The massive red and black slate roof is original and the bell tower is still used as a landmark by sailors on the St Lawrence River. Numerous stained glass windows, many by renowned 19C artist Harry Horwood, cast coloured mosaics on the interior. Horwood windows are prized in many Ontario churches as well as the Parliament Buildings in Ottawa.
The size and grandeur of St John’s fit the vision of a prosperous growing town. Fortunes were made forwarding goods through the rapids on the St Lawrence until modern transportation made this practice obsolete. Population growth slowed as the economy evolved from commercial and industrial to tourism. But mansions from these barons of commerce still decorate the town.
Struggling to maintain the historic structure while continuing to serve God and the community, in 2006 the congregation “right-sized” the interior by dividing it into hall and worship space. Historic elements were retained, including the ‘Lost Window’.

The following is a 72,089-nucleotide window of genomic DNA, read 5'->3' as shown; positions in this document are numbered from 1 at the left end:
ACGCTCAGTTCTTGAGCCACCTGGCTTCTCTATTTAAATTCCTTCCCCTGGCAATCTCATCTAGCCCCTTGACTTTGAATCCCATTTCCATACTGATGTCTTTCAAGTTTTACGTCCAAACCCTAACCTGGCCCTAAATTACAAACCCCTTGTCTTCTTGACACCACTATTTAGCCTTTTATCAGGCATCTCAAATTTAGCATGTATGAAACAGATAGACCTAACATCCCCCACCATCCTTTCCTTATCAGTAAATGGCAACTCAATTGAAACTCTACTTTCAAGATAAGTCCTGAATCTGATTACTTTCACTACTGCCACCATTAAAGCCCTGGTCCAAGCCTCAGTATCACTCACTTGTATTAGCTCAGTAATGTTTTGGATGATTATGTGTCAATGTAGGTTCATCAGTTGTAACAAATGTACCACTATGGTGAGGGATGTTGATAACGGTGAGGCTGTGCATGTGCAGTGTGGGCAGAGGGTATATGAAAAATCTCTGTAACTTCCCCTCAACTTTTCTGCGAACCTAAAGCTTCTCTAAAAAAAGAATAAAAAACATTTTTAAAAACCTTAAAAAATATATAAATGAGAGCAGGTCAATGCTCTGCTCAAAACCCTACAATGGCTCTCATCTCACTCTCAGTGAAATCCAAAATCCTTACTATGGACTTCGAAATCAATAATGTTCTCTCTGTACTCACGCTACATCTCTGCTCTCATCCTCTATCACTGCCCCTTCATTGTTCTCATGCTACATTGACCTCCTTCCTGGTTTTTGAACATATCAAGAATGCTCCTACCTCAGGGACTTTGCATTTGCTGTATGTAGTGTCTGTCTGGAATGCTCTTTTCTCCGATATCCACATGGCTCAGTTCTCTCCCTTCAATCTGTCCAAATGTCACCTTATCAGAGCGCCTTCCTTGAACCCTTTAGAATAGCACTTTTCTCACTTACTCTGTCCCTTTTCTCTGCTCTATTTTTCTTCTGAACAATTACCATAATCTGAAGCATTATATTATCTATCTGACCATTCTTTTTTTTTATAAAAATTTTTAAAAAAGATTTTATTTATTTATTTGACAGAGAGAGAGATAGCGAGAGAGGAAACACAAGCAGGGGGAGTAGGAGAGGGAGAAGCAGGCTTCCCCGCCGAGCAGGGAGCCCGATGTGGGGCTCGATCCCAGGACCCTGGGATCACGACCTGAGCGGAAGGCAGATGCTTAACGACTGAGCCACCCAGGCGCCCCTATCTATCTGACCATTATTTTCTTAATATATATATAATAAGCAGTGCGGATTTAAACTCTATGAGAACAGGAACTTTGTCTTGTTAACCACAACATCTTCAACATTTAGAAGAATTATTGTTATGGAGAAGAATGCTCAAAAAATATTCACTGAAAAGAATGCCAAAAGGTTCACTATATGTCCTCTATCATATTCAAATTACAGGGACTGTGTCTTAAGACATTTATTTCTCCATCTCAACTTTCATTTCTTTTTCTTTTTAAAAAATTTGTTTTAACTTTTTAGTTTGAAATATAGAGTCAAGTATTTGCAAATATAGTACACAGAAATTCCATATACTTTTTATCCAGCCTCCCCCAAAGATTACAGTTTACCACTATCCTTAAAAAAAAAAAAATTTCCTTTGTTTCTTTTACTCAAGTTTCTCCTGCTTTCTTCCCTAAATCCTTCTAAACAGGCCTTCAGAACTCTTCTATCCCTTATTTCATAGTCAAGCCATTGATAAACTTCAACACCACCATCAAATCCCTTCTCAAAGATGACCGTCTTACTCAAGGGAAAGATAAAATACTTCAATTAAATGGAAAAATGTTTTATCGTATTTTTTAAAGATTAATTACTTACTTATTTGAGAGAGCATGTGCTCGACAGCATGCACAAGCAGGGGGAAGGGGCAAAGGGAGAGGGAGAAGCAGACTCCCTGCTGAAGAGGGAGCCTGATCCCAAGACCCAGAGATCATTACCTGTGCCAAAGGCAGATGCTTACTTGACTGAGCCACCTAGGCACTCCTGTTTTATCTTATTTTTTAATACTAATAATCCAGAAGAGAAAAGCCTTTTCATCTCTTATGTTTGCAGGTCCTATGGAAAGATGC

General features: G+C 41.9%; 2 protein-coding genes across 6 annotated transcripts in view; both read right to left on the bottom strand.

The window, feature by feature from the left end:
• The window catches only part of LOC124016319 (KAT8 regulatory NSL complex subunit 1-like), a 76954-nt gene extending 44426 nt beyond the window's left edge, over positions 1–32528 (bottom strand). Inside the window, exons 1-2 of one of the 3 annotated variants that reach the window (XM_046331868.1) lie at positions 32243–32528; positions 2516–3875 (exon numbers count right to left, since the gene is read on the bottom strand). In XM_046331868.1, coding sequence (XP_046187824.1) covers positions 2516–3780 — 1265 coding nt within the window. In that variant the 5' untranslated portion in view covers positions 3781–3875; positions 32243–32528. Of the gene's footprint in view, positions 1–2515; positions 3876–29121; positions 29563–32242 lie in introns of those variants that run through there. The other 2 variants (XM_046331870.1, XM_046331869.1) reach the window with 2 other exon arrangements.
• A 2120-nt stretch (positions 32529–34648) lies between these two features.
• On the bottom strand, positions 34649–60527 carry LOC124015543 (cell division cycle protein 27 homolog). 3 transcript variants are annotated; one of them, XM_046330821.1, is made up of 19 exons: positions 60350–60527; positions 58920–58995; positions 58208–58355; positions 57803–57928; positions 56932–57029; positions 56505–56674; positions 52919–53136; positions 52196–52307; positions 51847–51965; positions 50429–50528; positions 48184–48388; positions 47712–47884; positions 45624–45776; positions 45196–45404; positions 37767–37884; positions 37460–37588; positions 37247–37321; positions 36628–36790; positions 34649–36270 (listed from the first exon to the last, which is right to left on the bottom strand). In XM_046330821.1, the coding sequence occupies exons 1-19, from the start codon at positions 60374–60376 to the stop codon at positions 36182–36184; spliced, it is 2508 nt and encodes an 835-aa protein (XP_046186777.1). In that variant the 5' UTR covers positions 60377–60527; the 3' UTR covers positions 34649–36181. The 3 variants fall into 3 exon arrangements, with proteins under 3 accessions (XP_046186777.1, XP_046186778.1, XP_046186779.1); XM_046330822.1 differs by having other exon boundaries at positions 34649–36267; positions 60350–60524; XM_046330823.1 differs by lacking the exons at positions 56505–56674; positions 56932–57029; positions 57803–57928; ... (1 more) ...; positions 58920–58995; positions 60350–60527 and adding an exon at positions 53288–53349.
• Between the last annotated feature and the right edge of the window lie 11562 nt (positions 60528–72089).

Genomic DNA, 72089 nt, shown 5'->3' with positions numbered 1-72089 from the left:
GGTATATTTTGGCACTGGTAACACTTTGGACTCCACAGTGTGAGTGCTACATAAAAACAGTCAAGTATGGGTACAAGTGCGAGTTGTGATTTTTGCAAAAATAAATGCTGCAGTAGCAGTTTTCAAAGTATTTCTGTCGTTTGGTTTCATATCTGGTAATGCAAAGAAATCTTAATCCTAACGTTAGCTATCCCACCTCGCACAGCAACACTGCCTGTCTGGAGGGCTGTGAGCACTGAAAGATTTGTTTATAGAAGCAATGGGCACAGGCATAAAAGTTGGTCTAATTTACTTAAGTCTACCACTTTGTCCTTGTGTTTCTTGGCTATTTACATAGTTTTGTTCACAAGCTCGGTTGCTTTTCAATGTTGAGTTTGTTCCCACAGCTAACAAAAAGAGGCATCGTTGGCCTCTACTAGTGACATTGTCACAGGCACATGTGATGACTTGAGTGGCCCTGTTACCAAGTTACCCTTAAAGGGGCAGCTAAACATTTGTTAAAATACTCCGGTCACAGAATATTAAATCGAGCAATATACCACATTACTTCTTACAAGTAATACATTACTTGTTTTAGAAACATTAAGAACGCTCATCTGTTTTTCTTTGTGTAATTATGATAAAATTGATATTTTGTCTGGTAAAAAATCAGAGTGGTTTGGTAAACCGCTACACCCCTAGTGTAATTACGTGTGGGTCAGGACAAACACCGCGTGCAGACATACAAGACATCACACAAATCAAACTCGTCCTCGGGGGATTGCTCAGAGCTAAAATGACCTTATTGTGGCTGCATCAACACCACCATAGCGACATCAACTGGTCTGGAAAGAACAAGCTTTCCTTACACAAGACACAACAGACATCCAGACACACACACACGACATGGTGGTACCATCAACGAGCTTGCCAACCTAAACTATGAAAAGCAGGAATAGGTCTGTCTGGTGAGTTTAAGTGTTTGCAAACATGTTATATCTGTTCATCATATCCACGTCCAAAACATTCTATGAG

The Eliza Merrington chapel at St John’s was built in the 1930’s and featured a beautiful stained glass window depicting the Nativity, but with a side panel of modern children praising the newborn King. It was signed by the artist, Guido Nincheri – the Michelangelo of Montreal!
An interview with the artist’s grandson in 2003 revealed the window’s secrets. Roger Boccini Nincheri was surprised to learn the whereabouts of this piece. It was listed among his grandfather’s installations simply as “St. John’s Church, Prescott”. Curators had assumed it meant the counties of Prescott-Russell near the Quebec border but could never find it. It was deemed to be lost!
With the sale of the chapel in 2013, the window was restored and relocated inside the church to remain accessible to the public.
Roger revealed another secret – the little boy in the blue suit in the “modern” panel is him! His grandfather often used his face as a model when he was a lad.